"She really is beautiful," Poppy said more than once. She lovingly stroked her rail, still not quite able to believe her luck in re-discovering this lost legend.
"How are we going to get her out of here?" Thomas wanted to know.
"To tell you the truth I have no idea," Poppy replied. "I don't even know how they got her down here."
"Shouldn't this thing fly?" Thomas querered.
"Shhh, don't call her that!" Poppy chided. "And yes, she's one of the Spanish flying ships. The only one ever to be captured."
"In that case you're the captain, make her fly," Thomas said, only half joking.
Poppy merely looked at him. "If I knew how then we'd already be in the air."
Thomas walked over to the centre of the deck towards a wooden plinth. On it sat a large stone. "So that's the famous blood of the wind," he said. "It doesn't look very impressive."
"My grandfather told me that when the aether worked it used to glow red. He said it was not so much like a rock as it was a living thing."
"Do you have any idea how this all worked?" Thomas asked, waving his hand at the complicated looking ropes and sails overhead.
"Vaguely, my grandfather told me the basics. The stone would give off an aether that could be collected up there," she pointed at a sail that was tied horizontally between the masts. "It would life the ship of the ground and then they would use the currents of the wind to take them were they wanted to go."
Thomas nodded. "So what makes the aether?"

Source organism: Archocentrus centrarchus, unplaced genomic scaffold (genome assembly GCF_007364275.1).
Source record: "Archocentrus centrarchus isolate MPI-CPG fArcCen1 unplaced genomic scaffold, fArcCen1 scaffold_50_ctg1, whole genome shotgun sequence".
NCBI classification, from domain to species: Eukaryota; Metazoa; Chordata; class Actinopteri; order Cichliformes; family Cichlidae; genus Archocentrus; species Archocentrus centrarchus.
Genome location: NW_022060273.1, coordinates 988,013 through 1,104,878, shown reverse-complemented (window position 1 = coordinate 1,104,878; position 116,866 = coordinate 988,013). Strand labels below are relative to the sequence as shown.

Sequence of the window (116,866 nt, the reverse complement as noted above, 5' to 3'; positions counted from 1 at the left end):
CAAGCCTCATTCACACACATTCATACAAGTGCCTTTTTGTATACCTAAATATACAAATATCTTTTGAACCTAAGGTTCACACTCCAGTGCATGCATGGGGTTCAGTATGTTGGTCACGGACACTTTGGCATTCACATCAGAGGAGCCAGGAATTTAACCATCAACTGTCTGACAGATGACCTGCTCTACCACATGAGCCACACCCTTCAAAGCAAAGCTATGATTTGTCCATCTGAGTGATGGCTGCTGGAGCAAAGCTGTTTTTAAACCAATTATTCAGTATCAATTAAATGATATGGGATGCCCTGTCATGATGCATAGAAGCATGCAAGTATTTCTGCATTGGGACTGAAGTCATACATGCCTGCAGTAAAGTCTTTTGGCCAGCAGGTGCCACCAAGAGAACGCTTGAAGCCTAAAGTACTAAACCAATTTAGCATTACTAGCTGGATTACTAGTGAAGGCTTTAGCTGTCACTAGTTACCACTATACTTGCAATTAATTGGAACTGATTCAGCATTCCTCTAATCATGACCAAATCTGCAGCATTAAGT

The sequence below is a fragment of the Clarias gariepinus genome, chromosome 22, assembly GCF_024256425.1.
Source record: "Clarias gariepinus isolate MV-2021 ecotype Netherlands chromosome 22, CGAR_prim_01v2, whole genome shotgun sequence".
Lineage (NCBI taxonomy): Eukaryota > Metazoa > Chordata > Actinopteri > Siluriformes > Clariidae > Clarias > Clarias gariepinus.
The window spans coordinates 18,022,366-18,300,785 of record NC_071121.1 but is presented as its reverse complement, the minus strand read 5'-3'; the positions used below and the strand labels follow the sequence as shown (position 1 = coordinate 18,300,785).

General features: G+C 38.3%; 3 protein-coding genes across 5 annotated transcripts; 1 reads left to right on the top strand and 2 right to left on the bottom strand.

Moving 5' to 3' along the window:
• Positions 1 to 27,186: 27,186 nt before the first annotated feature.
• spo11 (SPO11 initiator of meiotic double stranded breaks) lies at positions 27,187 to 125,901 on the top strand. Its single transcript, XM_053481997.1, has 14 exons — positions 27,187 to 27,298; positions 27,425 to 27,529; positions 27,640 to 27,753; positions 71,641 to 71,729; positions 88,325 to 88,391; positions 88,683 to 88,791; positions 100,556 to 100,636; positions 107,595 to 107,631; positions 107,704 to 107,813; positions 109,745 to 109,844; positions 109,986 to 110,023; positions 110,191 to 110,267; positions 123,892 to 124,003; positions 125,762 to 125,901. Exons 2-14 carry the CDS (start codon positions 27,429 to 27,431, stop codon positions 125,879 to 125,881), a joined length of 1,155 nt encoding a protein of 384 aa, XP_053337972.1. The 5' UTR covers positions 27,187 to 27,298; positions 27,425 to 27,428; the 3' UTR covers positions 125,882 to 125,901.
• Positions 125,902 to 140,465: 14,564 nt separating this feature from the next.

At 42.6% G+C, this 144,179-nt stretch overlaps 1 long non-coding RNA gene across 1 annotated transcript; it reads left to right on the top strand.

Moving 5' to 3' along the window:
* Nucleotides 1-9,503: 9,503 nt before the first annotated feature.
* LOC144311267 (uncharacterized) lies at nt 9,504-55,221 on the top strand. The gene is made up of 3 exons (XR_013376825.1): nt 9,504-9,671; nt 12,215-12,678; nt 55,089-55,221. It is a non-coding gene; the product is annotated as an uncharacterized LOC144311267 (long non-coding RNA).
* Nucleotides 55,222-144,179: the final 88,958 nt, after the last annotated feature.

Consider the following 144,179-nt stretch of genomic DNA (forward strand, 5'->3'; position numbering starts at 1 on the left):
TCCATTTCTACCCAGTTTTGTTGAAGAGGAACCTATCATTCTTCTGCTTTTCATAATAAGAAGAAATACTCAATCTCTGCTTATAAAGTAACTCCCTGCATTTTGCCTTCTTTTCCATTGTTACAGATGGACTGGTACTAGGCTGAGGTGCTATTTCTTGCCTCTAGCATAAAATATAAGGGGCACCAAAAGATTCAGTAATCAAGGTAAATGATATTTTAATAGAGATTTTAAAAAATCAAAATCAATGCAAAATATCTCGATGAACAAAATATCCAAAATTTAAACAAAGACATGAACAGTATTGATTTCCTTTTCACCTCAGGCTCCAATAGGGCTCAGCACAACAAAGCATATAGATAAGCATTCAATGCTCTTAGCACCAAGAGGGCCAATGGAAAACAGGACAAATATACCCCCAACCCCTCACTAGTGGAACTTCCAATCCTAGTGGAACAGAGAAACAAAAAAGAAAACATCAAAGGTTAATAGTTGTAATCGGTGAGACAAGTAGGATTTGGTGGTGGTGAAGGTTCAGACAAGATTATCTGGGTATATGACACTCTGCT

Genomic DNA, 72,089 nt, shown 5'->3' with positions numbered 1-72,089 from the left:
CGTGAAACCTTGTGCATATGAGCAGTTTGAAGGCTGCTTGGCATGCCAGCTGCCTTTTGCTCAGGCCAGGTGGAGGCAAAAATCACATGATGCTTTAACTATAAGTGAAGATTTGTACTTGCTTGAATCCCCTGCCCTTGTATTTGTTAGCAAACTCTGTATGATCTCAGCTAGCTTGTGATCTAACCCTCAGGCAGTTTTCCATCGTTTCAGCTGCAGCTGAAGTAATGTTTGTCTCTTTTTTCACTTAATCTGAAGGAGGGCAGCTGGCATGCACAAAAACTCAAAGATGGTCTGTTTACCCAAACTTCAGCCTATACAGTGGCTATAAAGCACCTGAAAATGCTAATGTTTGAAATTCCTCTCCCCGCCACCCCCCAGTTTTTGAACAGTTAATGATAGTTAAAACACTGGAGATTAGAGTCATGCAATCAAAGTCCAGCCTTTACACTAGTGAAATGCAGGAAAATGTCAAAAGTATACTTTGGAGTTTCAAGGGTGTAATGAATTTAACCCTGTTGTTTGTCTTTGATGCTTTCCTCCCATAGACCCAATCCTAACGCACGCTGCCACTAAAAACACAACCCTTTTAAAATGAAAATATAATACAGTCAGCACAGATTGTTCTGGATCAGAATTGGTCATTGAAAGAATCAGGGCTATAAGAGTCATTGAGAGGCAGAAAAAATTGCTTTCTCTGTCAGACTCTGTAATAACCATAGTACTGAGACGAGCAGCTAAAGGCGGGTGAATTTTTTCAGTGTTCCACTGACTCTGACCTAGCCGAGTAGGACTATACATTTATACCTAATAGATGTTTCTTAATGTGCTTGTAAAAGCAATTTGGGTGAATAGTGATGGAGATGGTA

Poppy shrugged. "I don't know. In fact no one this side of the Atlantic knows, not even the Spanish."
"No. The natives in the New World keep a very firm grip on the secrets of the stone - where it comes from, how they're activated. The Spanish aren't allowed to know the location of the mine, hell, they're barely allowed out the city they've founded there. There have to stay in their little enclave and the Natives bring to them what they want to trade."
Thomas nodded. "You seem to know a lot about the Spanish," he observed.
"I should do I've spent enough time trying to steal from them."
"You seem quite open about the fact that you're a pirate," Thomas observed.
"Privateer," Poppy corrected. "We might not officially still be at war with Spain but they're still our enemy."
"And is that true of the English as well?"
"On whether or not they attack us first."
"Miss Poppy!" Geoffrey called out from his place near the entrance to the tunnel. "Miss Poppy! I can hear people coming!"
"Already? I wasn't expecting mother to send someone to follow us quite this soon," she replied, unconcerned by his words.
"This doesn't sound like anyone your mother would have sent," he told her.
"There's quite a few of them, I can tell from the footsteps - they're not exactly making an effort to keep quiet. And they sound English."
Poppy swore colourfully while Thomas looked terrified. "What the hell's going on up there?" Poppy wondered. "Geoffrey, come up here. If they're going to attack us I want us to be together and up high."
Geoffrey nodded and hurried over to join them. "I don't like this," he said, the effort of climbing up the ladder having left him breathless. "I don't like fighting."
"Hopefully it won't come to that Geoffrey," Poppy attempted to reassure him. "We'll probably be able to sort out any misunderstanding just by talking to them."
"Do you really believe that?" Thomas whispered in her ear.
"No," Poppy hissed, trying to ignore the slight tingling sensation that his close proximity was causing. "But the last thing I want is for Geoffrey to panic."
Thomas nodded and reached for the sword that Poppy had lent him earlier.
Posted by Mummy Bear at 18:21